“There are still stars which move in an ordered and beautiful rhythm. There are still people in this world who keep promises. Even little ones, like cooking stew over your Bunsen burner
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That's enough to keep my heart optimistic, no matter how pessimistic my mind” ~ Madeline L'Engle
It was my fourth try, and I was still getting her voicemail. Finally, I put on my coat, walked a couple of blocks down, and knocked on her door. She was dodging my calls because the name on the caller ID didn't look quite right. “You can never be too be careful these days. All of these people trying to steal your identity”
On that cold December afternoon, I'm calling, of course, to walk her through the cookie recipe I'd brought that year to the neighborhood cookie exchange. It's the most requested recipe I've ever made and under normal circumstances, the one I usually kept close to the vest. A signature dish and a family comfort food. A refusal to let recipe anxiety keep me connecting with other people
She simply wouldn't take no for an answer
On the bottom of the hastily scribbled sticky note, I'd included
“Call me for special instructions”
So many of our family's recipes have been passed down from my grandma, who, when I was a kid, was the baker of all of the classics. There were always fresh cookies on her kitchen counter
During the summers of my elementary school years, I spent a lot of nights at her house. In the morning she'd make french toast that was often a little too eggy in the middle. But it smelled good, and I piled berries onto my stack, a few walnuts, and ate on the edges. She never minded at all.
Sometimes, in the evening, we'd have cookies and milk after we'd gone for a walk (At each intersection, I always got to pick – left or right?) To this day, her cookies taste like a single childhood summer, like late afternoon bike rides and skinned knees and green, chlorinated hair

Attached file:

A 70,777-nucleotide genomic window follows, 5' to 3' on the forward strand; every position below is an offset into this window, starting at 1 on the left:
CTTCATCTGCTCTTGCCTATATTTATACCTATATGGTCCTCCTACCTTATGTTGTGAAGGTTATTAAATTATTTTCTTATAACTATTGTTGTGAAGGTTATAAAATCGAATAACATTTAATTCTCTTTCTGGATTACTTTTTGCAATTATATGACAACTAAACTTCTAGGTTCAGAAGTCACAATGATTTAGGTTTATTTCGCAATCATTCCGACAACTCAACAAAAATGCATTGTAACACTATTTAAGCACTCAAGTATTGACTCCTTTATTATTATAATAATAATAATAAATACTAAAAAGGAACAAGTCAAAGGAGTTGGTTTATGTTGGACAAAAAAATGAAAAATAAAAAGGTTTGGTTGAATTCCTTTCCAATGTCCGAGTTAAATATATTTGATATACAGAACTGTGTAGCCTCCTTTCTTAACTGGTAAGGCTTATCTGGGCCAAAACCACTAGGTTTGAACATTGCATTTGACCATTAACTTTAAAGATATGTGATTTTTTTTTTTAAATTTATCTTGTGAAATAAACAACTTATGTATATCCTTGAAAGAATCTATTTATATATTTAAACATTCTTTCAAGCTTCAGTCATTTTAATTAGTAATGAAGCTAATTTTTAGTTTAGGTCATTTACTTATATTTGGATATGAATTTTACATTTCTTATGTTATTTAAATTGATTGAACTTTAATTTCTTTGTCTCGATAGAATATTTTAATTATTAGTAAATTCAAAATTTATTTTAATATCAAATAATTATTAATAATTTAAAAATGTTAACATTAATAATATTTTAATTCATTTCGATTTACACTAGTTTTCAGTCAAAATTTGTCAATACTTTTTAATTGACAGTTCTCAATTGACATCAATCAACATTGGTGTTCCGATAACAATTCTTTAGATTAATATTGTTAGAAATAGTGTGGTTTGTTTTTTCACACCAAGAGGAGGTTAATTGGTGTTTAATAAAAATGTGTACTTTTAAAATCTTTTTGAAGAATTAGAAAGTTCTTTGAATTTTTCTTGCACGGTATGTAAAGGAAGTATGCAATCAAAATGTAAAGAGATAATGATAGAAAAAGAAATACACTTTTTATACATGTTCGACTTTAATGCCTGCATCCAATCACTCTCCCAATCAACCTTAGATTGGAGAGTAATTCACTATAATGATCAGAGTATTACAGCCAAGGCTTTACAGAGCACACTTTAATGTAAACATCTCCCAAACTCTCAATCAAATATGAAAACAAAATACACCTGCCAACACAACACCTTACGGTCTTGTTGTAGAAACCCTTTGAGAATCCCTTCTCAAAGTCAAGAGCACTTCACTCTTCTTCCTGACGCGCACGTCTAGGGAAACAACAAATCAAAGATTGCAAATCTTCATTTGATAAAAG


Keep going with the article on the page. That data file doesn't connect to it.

When the holidays rolled around, one of my favorite things to do was help in the kitchen because she made the most amazing treats. I think she loved watching me watch her, and always gave me a job, like collecting sifting flour, greasing pans, or licking the bowl. It was then that I discovered one of her baking secrets: Parkay
And while I always cringe when it finds its way in my shopping cart, when you can achieve a cookie like hers, should one really get too hung up on how you got there?
As she got older, our family made attempts at capturing her recipes. My brother, perfecting her flaky pie crusts and coconut cream pie. Me? Her cookies.
During the process, I realized just how hard it is to translate baking (or cooking, for that matter) into words. There are always exceptions and variations. Heat sources vary. It was hard to remember exactly what she did. Which details should be included? History? Failed attempts? Seasonal obstacles?
“Well, sometimes I do it one way and sometimes another. Both are just as good”
How in the world do you teach someone to bake without bogging them down with too much information?
“Sponge cake is done when it springs back like a baby's belly. When the sugar starts to caramelize, it reminds me every time of cotton candy. When browning butter, you have to wait for the nutty smell.”
I wonder if this is what it means to be a grandmother: balancing, forever, the ways you learned with the ways you will teach.
During one of her last trips to Iowa, she made oatmeal raisin cookies.
It seems fitting that they would be the first thing I would bake in my new apartment. It's a recipe that's hung on the inside of a cupboard door in every house I've owned and was the first to find a spot in the cupboards here
A shaky attempt at comfort in a place that still feels new; almost like the kitties and I are on vacation in a foreign land. I reached for the one recipe that I know inside and out. The one that reminds me that we're not just hanging around for a while. The one I wanted to share with the people who have been so helpful, kind, and welcoming to us this past month
The one recipe that never fails to build community